An aggressive personality, Sher Khan developed difference with Bahar Khan and left his services to join Babur’s camp in 1527-28. He returned to Bihar after the death of Bahar Khan and became the governor. In this position he effectively reorganized the administration and established a well-disciplined army. Within a course of four years he became the recognized ruler of Bihar.
He grew more ambitious and attacked Bengal in 1538, easily defeating Ghiyashuddin Shah. However, he was unable to conquer the kingdom because of Mughal Emperor Humayun who made an expedition to Bengal at the same time.
Sher Khan faced Humayun at the Battle of Chausa in June 1539. Sher Khan defeated the Mughal Emperor and assumed the royal title of Farid al-Din Sher Shah. The confrontations between Sher Shah and Humayun continued as Humayun retried to capture lost territories and the men faced each other again at Kannauj in May 1540.
Sher Shah was once again successful in defeating Humayun who was forced to flee India. By 1540, Sher Shah had managed to drive out all his enemies from Bengal, Bihar, and the Punjab. He took control of the Mughal Empire and founded the Sur Empire in North India, with its capital at Delhi. He then went on to conquer Malwa in 1542; Raisin, Multan and Sindh in 1543; and Marwar and Mewar in 1544.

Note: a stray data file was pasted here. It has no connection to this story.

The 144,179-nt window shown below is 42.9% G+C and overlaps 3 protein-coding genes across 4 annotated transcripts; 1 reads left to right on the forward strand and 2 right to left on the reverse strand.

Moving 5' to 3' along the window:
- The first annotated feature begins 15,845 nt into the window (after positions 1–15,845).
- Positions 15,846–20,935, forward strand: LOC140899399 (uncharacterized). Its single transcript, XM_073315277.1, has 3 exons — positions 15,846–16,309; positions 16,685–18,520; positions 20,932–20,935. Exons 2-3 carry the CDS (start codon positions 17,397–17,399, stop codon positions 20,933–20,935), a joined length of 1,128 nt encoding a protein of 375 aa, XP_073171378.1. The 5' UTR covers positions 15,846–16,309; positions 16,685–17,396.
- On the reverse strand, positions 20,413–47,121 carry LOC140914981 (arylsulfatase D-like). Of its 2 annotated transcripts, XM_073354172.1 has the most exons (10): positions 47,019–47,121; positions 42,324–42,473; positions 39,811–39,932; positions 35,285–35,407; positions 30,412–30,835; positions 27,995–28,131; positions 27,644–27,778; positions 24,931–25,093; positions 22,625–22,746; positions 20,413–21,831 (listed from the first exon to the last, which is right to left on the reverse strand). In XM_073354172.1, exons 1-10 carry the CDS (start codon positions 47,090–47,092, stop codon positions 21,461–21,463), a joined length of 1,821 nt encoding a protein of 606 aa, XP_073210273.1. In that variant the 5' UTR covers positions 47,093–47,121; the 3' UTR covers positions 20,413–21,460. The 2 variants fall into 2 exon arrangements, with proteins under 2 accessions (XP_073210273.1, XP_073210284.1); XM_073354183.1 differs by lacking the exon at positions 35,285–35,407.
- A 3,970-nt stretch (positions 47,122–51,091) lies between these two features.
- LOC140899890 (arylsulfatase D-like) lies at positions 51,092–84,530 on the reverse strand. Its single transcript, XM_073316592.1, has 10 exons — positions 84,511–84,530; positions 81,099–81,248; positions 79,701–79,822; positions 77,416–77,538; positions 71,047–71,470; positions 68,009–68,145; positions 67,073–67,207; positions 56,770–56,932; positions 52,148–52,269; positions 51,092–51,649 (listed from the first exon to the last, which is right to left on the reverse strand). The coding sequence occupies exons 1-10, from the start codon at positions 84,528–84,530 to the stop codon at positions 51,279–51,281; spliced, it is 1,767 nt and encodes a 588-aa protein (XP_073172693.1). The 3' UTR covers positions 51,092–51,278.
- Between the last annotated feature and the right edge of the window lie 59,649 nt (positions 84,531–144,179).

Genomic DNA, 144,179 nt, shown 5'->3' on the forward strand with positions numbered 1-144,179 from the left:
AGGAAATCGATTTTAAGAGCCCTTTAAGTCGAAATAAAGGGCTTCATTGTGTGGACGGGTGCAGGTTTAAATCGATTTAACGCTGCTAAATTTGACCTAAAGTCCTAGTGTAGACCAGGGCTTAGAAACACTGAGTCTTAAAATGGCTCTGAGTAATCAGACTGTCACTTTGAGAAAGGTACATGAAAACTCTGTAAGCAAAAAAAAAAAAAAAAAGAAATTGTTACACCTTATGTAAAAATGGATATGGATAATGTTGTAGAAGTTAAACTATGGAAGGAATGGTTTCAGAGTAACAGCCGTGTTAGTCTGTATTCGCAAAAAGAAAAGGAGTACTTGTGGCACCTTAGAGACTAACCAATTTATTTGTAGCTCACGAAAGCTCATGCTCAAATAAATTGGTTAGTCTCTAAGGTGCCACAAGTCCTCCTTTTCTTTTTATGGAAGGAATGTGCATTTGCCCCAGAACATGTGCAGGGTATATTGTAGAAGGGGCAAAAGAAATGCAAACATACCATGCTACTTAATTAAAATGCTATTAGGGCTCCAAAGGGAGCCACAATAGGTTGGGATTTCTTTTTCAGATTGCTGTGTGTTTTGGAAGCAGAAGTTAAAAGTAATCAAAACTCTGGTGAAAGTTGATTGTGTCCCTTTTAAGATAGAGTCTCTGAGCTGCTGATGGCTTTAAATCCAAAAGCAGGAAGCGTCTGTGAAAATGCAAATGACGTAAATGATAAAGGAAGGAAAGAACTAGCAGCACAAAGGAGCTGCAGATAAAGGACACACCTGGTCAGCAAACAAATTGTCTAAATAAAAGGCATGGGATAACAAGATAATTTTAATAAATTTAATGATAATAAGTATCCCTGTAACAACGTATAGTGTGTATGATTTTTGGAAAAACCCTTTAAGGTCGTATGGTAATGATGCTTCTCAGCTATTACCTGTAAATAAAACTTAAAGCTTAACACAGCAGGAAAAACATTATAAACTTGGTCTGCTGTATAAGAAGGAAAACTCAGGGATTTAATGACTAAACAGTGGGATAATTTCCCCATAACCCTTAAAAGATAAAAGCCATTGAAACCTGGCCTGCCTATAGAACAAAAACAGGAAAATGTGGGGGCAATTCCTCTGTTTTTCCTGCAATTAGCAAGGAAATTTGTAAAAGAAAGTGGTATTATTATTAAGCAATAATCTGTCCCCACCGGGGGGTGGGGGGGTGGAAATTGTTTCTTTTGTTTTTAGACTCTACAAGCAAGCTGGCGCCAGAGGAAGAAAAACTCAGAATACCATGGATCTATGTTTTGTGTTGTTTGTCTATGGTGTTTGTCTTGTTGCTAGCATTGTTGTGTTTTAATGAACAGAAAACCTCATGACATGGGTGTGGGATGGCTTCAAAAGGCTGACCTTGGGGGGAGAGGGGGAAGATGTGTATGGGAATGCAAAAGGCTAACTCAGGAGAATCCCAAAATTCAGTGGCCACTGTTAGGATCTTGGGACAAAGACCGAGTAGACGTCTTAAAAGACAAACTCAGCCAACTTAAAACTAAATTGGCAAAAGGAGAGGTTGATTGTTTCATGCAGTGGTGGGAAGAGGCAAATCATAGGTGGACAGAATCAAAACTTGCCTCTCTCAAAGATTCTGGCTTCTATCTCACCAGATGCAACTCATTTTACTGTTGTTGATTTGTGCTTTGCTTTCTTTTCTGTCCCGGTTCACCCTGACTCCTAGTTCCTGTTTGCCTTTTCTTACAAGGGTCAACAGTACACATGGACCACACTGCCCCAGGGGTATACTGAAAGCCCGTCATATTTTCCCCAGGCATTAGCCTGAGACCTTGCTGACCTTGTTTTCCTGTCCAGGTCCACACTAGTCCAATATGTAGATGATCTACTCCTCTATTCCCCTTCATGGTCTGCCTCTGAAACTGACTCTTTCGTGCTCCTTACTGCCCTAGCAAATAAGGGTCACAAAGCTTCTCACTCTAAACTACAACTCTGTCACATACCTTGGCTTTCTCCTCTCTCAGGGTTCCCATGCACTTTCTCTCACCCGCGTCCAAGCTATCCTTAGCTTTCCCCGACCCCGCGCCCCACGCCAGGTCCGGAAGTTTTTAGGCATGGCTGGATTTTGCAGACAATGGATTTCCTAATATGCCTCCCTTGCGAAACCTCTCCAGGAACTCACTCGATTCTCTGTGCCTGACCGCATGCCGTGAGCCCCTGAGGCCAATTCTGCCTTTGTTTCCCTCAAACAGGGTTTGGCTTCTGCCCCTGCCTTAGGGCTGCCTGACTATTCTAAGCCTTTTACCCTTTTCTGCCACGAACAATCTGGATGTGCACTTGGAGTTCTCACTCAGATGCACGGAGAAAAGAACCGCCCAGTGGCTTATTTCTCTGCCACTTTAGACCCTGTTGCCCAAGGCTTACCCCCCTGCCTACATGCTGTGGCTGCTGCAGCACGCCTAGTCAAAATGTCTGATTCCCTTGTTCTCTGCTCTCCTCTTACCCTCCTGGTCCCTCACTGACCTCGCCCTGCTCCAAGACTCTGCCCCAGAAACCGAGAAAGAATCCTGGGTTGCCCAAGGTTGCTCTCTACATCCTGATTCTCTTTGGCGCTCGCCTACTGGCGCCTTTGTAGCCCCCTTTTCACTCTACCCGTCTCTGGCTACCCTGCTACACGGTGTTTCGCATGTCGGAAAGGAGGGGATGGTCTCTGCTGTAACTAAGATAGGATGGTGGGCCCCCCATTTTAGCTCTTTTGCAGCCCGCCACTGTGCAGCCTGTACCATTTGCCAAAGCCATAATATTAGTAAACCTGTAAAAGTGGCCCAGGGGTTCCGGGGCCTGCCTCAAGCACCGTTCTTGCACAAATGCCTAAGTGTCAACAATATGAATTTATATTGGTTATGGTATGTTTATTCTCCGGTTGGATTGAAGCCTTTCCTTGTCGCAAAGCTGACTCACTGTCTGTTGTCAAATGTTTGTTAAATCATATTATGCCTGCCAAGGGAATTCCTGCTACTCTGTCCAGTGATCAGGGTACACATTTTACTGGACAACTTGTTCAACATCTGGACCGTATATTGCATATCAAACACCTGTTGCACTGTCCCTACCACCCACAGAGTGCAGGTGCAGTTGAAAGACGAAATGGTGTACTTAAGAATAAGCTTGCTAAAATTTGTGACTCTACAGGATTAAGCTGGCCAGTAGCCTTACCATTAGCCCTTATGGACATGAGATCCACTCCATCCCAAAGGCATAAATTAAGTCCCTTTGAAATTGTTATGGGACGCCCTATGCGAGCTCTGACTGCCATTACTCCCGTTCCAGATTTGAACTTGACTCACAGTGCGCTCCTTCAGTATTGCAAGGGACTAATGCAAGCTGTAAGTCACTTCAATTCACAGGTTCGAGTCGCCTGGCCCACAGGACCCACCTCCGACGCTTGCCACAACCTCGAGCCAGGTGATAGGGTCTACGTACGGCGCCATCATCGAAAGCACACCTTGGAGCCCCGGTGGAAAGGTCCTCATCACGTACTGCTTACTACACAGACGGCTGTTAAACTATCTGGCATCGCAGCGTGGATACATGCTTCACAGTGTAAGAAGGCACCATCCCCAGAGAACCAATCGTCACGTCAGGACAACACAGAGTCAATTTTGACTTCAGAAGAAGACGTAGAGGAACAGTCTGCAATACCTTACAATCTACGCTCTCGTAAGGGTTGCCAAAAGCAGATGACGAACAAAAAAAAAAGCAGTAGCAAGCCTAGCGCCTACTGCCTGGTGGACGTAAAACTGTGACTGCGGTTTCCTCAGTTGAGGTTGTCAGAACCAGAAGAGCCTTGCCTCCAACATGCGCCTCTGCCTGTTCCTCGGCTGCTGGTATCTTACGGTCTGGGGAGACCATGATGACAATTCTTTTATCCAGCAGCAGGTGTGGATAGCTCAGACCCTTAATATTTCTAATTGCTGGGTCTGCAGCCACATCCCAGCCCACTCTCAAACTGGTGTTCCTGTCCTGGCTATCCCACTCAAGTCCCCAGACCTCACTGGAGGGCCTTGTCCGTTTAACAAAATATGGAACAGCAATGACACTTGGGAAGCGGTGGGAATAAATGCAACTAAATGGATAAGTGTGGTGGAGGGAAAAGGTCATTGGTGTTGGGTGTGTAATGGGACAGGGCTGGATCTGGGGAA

Sher Shah Suri was not only a courageous warrior, but also an able administrator. He introduced several reforms and reorganized the civil and administrative structures. He is also credited to have introduced the tri-metal coinage system which later came to characterize the Mughal coinage system.
He undertook notable architectural works during his reign and built structures like Rohtas Fort, Sher Shah Suri Masjid, and Qila-i-Kuhna mosque. He also built a new city Bhera of Pakistan in 1545.
One of the most famous battles fought by Sher Shah Suri was the Battle of Chausa in which his forces defeated the Mughal emperor Humayun's army in 1539. Sher Shah’s victory in the battle marked the beginning of the downfall of Humayun’s reign and laid the foundation for Suri to establish the foundation of the Sur Empire in North India.
Sher Shah Suri rebuilt the Grand Trunk road, which existed during the Maurya Empire, extending from the mouth of the Ganges to the north-western frontier of the Empire. The purpose behind building the road was to link together the remote provinces of his vast empire for administrative and military reasons.
He also built several monuments including Rohtas Fort, Sher Shah Suri Masjid in Patna, and Qila-i-Kuhna mosque at Purana Qila, Delhi
Personal Life & Legacy
Sher Shah Sur married Lad Malika, widow of Taj Khan, governor of Chunar. This marriage helped him greatly in consolidating his powers as a powerful ruler as it gave him the possession of the Fort of Chunar.
He remained a brave and ambitious warrior till the very end. Sher Shah Suri was killed in a freak accident during the siege of Kalinjar fort on 13 May 1545. He was succeeded by his son, Jalal Khan who took the title of Islam Shah Suri. His successors, however, proved to be weak rulers and the Mughals were able to re-establish their rule in India after a few years.